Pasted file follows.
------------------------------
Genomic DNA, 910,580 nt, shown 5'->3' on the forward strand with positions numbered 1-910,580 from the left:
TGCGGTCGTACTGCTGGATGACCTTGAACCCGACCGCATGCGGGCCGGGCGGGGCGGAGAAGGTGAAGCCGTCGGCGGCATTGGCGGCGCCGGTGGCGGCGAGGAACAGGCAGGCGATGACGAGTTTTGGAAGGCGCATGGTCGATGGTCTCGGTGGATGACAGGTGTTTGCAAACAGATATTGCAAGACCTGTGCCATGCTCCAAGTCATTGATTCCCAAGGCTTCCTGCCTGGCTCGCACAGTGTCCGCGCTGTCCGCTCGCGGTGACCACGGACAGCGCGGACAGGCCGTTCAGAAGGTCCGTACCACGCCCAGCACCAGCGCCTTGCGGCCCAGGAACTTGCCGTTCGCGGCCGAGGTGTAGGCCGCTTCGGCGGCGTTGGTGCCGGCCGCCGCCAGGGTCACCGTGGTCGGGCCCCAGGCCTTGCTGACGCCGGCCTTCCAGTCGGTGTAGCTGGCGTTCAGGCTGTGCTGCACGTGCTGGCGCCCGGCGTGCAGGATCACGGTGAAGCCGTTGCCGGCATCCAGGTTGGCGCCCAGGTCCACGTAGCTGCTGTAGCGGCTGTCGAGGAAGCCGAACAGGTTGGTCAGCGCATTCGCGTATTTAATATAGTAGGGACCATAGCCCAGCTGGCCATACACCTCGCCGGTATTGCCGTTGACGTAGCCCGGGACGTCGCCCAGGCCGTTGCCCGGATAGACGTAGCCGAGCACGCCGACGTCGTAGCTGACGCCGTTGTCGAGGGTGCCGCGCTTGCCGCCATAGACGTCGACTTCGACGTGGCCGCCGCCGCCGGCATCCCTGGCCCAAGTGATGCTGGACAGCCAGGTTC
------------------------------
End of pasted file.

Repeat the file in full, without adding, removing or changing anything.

Genomic DNA, 910,580 nt, shown 5'->3' on the forward strand with positions numbered 1-910,580 from the left:
TGCGGTCGTACTGCTGGATGACCTTGAACCCGACCGCATGCGGGCCGGGCGGGGCGGAGAAGGTGAAGCCGTCGGCGGCATTGGCGGCGCCGGTGGCGGCGAGGAACAGGCAGGCGATGACGAGTTTTGGAAGGCGCATGGTCGATGGTCTCGGTGGATGACAGGTGTTTGCAAACAGATATTGCAAGACCTGTGCCATGCTCCAAGTCATTGATTCCCAAGGCTTCCTGCCTGGCTCGCACAGTGTCCGCGCTGTCCGCTCGCGGTGACCACGGACAGCGCGGACAGGCCGTTCAGAAGGTCCGTACCACGCCCAGCACCAGCGCCTTGCGGCCCAGGAACTTGCCGTTCGCGGCCGAGGTGTAGGCCGCTTCGGCGGCGTTGGTGCCGGCCGCCGCCAGGGTCACCGTGGTCGGGCCCCAGGCCTTGCTGACGCCGGCCTTCCAGTCGGTGTAGCTGGCGTTCAGGCTGTGCTGCACGTGCTGGCGCCCGGCGTGCAGGATCACGGTGAAGCCGTTGCCGGCATCCAGGTTGGCGCCCAGGTCCACGTAGCTGCTGTAGCGGCTGTCGAGGAAGCCGAACAGGTTGGTCAGCGCATTCGCGTATTTAATATAGTAGGGACCATAGCCCAGCTGGCCATACACCTCGCCGGTATTGCCGTTGACGTAGCCCGGGACGTCGCCCAGGCCGTTGCCCGGATAGACGTAGCCGAGCACGCCGACGTCGTAGCTGACGCCGTTGTCGAGGGTGCCGCGCTTGCCGCCATAGACGTCGACTTCGACGTGGCCGCCGCCGCCGGCATCCCTGGCCCAAGTGATGCTGGACAGCCAGGTTC